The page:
John 20:24-28Now Thomas (also known as Didymus), one of the Twelve, was not with the disciples when Jesus came. 25 So the other disciples told him, “We have seen the Lord!” But he said to them, “Unless I see the nail marks in his hands and put my finger where the nails were, and put my hand into his side, I will not believe.” 26 A week later his disciples were in the house again, and Thomas was with them. Though the doors were locked, Jesus came and stood among them and said, “Peace be with you!” 27 Then he said to Thomas, “Put your finger here; see my hands. Reach out your hand and put it into my side. Stop doubting and believe.” 28 Thomas said to him, “My Lord and my God!”
The events leading to the death, burial and resurrection of Jesus were now history. The resurrected Lord had made an appearance to Mary Magdalene, and in turn she notified the disciples, "I have seen the Lord!"
We can imagine the excitement in her voice when she made the news known to the followers of Jesus, sharing the good word that Jesus had risen. That evening when the disciples were together, Jesus stood among them and even talked to them. "Peace be with you!" He showed them his hands and side, and the Bible says they were overjoyed at seeing the Lord.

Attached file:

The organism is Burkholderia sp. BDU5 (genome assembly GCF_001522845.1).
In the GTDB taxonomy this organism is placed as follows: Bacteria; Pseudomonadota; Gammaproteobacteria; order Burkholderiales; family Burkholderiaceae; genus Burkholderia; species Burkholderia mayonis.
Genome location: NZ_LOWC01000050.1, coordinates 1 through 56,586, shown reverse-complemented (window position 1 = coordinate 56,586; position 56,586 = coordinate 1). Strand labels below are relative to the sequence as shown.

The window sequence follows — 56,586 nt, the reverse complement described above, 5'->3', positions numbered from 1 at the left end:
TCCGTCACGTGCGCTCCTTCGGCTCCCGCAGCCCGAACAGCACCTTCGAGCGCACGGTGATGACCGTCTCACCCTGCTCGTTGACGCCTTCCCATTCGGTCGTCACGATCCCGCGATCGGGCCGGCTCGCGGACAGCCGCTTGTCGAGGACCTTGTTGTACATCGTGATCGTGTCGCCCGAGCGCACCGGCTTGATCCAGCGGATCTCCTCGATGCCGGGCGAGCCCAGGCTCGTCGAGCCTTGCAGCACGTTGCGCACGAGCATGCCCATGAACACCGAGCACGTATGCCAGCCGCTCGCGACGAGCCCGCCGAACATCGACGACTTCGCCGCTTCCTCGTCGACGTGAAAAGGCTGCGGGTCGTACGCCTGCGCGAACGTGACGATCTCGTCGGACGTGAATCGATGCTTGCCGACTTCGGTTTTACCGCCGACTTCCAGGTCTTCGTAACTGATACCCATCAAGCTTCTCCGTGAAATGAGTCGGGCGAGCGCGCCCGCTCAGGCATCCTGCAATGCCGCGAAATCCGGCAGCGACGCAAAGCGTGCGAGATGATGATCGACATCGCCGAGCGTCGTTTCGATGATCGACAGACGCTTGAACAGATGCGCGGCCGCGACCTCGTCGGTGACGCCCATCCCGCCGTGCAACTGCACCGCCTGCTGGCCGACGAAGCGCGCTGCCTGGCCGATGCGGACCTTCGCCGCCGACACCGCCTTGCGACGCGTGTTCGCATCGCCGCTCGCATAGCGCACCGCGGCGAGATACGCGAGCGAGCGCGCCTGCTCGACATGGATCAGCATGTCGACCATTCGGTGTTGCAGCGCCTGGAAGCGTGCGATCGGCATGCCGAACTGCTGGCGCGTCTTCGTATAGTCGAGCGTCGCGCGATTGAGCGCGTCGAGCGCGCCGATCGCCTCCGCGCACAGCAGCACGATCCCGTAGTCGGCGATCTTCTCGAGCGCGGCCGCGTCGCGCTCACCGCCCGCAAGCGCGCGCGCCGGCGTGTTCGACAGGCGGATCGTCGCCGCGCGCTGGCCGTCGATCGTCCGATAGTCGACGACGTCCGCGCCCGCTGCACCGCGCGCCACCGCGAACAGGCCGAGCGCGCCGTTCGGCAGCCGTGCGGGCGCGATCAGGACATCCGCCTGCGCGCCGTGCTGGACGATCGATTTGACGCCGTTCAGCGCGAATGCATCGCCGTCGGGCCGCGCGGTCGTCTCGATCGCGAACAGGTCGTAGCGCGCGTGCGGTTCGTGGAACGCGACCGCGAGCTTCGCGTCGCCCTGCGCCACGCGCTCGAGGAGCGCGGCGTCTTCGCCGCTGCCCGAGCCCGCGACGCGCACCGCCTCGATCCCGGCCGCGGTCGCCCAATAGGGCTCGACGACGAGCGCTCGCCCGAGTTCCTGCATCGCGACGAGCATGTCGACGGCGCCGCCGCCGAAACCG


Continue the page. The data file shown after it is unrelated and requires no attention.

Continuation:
Verse 24 in the above passage informs us that Thomas, one of the Twelve, wasn't present when Jesus made himself known to the disciples. We aren't told why Thomas was absent, but we are told when the disciples informed him they had seen Jesus, Thomas showed doubt, saying he would need to see the proof of the nail marks in his hand, and even touch those places where the nails were and where his side was cut.
About a week later, Thomas did just that. The disciples were assembled again and Thomas was with them. Although their doors were locked, Jesus came and stood in their presence again. He spoke to Thomas and instructed him to reach out and touch the wounds for himself, and to stop doubting and believe.
We still have skeptics today, even among us. We have moments of doubt and unbelief. But what was it that caused Thomas to doubt? He had witnessed the same things as the others, yet he still had trouble believing when they told him the Lord was alive.
Perhaps the reason can be traced to his absence when the disciples first saw the risen Jesus. There may be something to this. When we separate ourselves from other believers, do we have moments of doubt and unbelief? Is that when we have trouble maintaining our faith?
It happened to Thomas, and it happens to us the same way. Remember, Jesus is telling us, "Stop doubting and believe."